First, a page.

1) The kissing in public thing is a not really true. I daresay there is some law about modesty, but I frequently kissed DH in public and almost always held his hand when we were out at night. Funnily enough, it i very common to see men holding hands, as a sign of friendship. Homosexuality is not looked on kindly, at least in theory. But there are gay club, as my visiting gay friend explored. TBH, it's like most things in Dubai, if you are a little discrete about it, they don't give a shit, but if you wave it in their faces they feel that they have to 'do' something. Same thing for sex outside marrage. We had a large number of friends who were co-habitating and it was not an issue. But they did not shout from the rooftops about it either. And they weren't all white either.

2) Confused by the being arrested for rape charge - appears to be a 'new' thing and certainly does not correspond with my experience/lknowledge and appears to be contested... I certainly would not condone, but I had never heard of it

3) The construction industry is far from perfect in it treament of workers. It did improve even in my time there and H&S improved too. There was a strike which was largely hushed up and which the police broke up, rather roughly I believe. While I do not condone this, I can't stand on my hobby horse after Thatcher's treatmen of the miners not so long ago. Additionally, the conditions for the construction workers in the UK were grim not so long ago, but McAlpine turned out to be a Lord. I think the point that the UAE is a new country is very relevant. That is not to say that bad treatment is ok or should be condoned, but let's not get all prissy, given our own history.

4) It is most certainly tacky in places. I worked on the original Dubai Marina plans which is pretty tame compared to the newer projects. But there are also ome lovely, tasteful places to go. And there is culture if you are minded to look for it. It's a lovely place for kids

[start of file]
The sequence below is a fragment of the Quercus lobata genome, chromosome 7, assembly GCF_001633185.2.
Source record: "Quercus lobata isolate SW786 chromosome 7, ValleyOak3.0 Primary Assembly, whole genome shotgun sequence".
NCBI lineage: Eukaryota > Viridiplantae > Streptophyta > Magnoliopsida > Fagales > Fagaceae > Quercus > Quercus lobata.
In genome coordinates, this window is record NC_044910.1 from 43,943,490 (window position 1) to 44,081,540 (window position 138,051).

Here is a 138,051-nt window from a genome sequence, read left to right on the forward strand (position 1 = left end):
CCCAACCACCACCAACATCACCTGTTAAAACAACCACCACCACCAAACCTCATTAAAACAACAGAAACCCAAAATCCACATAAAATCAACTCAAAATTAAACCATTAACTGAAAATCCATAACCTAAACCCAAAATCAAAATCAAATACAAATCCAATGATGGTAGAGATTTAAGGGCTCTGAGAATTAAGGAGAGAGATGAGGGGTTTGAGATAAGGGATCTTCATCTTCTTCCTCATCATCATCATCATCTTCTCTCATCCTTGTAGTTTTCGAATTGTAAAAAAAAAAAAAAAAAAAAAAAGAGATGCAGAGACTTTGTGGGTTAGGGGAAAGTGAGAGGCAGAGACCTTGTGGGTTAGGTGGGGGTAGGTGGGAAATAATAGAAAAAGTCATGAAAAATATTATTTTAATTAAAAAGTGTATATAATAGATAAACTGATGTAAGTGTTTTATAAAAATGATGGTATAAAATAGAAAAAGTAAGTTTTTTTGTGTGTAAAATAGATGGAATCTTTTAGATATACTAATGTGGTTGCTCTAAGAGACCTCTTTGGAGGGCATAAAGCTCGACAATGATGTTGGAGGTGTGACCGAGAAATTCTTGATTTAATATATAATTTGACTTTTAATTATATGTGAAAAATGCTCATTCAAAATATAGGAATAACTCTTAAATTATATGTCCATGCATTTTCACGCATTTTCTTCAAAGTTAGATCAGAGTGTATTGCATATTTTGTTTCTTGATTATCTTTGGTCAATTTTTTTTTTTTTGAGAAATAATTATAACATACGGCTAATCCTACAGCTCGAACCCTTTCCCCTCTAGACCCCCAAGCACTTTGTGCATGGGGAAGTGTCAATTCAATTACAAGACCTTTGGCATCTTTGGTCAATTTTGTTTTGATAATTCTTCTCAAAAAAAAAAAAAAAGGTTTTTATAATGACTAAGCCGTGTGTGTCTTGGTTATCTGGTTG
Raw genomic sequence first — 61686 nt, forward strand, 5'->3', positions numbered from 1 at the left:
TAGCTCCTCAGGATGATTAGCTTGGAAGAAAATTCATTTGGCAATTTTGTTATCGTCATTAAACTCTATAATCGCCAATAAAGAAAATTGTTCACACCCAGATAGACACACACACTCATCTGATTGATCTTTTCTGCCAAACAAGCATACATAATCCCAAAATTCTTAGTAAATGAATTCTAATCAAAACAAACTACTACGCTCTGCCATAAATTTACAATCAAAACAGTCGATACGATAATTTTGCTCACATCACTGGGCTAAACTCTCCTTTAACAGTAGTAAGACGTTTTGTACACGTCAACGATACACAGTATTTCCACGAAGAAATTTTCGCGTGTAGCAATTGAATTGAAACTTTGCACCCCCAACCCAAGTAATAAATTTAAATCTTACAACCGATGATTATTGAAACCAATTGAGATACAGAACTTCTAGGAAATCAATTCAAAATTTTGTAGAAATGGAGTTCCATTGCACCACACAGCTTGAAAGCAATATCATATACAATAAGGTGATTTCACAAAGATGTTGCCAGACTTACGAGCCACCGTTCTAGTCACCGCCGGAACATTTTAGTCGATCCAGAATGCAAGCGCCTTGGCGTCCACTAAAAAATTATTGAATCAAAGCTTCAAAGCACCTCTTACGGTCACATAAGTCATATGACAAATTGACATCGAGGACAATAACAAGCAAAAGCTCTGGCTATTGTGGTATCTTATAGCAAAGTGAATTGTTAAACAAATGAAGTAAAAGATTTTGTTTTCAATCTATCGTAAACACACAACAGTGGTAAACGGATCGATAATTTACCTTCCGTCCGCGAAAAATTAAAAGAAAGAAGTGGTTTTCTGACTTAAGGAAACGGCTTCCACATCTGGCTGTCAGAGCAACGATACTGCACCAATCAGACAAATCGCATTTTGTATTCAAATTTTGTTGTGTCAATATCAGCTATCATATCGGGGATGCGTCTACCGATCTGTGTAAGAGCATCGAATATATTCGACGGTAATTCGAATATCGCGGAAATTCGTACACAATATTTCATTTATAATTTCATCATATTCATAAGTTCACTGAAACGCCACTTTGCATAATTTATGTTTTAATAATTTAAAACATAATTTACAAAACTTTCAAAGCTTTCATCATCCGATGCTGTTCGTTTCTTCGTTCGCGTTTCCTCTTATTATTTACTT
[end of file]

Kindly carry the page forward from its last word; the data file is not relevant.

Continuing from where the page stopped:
5) You would have to be nuts to go in the summer.

6) My DH was often offfered work in Saudi and my job, by merit of being underwritten by UK Govt, meant that I was asked on many occasions to work in Saudi, even though as a woman engineer, it would not normally be allowed. All of which we refused, as I do believe that life in Saudi is grim. But I don't feel that I was selling my soul in Dubai, or that I was not respected. I earned more money than DH for a while, at least until I had my son and went back part time initially, but that's not limited to Dubai surely?

Anyway, bit of an essay here, but while not perfect, we enjoyed our time there. It is not equal, certainly not. But many of the people, from India, Sri Lanki etc were able to work and send money home to their families, earning more than they would have at home, which is exactly the reason we were there: to earn a bit more than we would have at home. And UK would deny entry to most of the people.

FreudiansSlipper Mon 23-Sep-13 13:01:25

there are outcries about Saudi

how many people go to saudi unless it is for Hajj and a few working there